Don’t be that guy


Poster campaign raises awareness about sexual assault crimes in Regina

Sophie Long
News Writer

Over the summer, a poster campaign was launched in bathrooms at bars across Regina warning against sexual assault crimes. The campaign, called “Don’t Be That Guy” consists of two posters that demonstrate the dangers for women under the influence of alcohol. The first poster pictures a young woman passed out on a couch that reads, “Just because she isn’t saying no… doesn’t meant she’s saying yes”. The second is an image of a young man helping a drunk woman into a cab, that warns “Just because you help her home… doesn’t mean you get to help yourself”. The posters both have the slogan “Don’t Be That Guy” written in bold beneath the images.

Dianna Graves, the executive director of the Saskatchewan Association of Sexual Assault Services (SASAS) explained what it means to be “that guy.” 

“In a group of men… there’s almost always that guy who doesn’t really care, who knows what’s right and wrong but he goes to the bar and takes a girl home at the end of the night and says ‘She’s really drunk, I’m going to sleep with her,” she explained.

This is the attitude that the posters hope to prevent, and Graves believes that peer pressure can be one of the things that prevent it.

“Friends will stop their friends from being that guy,” she said.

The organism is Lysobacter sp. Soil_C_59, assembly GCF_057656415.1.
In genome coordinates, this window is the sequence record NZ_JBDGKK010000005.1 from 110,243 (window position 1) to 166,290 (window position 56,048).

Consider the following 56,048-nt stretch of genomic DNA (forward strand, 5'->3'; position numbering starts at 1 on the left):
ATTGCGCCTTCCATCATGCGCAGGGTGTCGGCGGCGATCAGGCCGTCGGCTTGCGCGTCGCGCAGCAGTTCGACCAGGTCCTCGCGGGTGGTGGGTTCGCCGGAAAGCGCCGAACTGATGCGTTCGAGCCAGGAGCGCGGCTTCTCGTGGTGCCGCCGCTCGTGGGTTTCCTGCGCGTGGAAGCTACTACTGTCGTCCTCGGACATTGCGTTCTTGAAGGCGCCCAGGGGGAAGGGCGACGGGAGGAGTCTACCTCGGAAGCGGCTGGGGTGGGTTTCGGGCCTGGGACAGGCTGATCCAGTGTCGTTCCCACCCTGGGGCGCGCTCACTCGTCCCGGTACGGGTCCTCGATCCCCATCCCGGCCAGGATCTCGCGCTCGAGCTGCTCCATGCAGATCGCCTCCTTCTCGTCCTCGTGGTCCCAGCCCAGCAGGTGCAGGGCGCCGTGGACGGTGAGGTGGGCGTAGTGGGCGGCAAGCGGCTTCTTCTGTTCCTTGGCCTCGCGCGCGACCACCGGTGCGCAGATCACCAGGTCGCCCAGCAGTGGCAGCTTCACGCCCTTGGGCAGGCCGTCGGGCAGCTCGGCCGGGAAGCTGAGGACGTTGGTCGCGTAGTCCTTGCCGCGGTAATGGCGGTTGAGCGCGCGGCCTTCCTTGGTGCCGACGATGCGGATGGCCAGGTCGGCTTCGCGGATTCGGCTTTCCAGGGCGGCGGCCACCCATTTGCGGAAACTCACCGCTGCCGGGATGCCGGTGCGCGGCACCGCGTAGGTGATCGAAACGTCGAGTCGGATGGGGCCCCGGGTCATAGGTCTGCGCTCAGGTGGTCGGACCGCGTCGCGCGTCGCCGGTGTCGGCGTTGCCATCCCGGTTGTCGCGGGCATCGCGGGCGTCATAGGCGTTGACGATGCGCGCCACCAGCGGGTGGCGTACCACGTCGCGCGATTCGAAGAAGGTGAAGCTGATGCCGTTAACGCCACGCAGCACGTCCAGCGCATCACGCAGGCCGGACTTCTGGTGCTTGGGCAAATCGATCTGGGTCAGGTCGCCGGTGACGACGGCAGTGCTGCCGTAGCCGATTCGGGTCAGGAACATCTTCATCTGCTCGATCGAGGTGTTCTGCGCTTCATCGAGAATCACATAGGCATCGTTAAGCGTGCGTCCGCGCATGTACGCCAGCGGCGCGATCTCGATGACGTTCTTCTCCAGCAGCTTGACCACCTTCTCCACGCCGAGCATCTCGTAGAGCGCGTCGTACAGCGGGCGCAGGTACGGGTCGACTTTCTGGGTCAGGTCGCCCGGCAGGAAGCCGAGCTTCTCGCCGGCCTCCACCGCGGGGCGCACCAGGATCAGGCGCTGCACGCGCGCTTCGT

The posters were placed in bathrooms at bars across Regina in June, and there will be a campus-wide launch with the posters appearing on billboards and in bathrooms in the next few weeks. 

Scott Crawley, the manager of security operations at Campus Security, insists that this is not a persistent problem at the University of Regina.

“We’ve not had any issues here, that’s not why we’re launching the posters,” he commented. However, they are designed to appeal to young people.

Amy Balfour, a strategic research officer at Regina Police Service, gave some insight to the demographic the posters are aimed at. Balfour said that approximately 98% of sexual assaults have female victims and male offenders, with the victims being 24 years old and offenders around 30 years old, on average.

Like Crawley, Balfour insists that the campaign was not launched in Regina because there was a spike in sexual assaults. However, she admits that the number of reported incidents increases every summer, and suggests that “young people, who are out of school drinking and partying more” is the reason behind this.

“University studies with Canadian college-aged males indicate that 60% of them would commit a sexual assault if they were absolutely certain they would not get caught.” – Dianna Graves

“Don’t Be That Guy” was originally a campaign that was created in Edmonton due to the increased number of sexual assaults reported there. SASAS later picked up the campaign from the Edmonton police, hoping to raise awareness and educate citizens about sexual assault crimes, with an aim at encouraging young women to be aware of their rights and safety.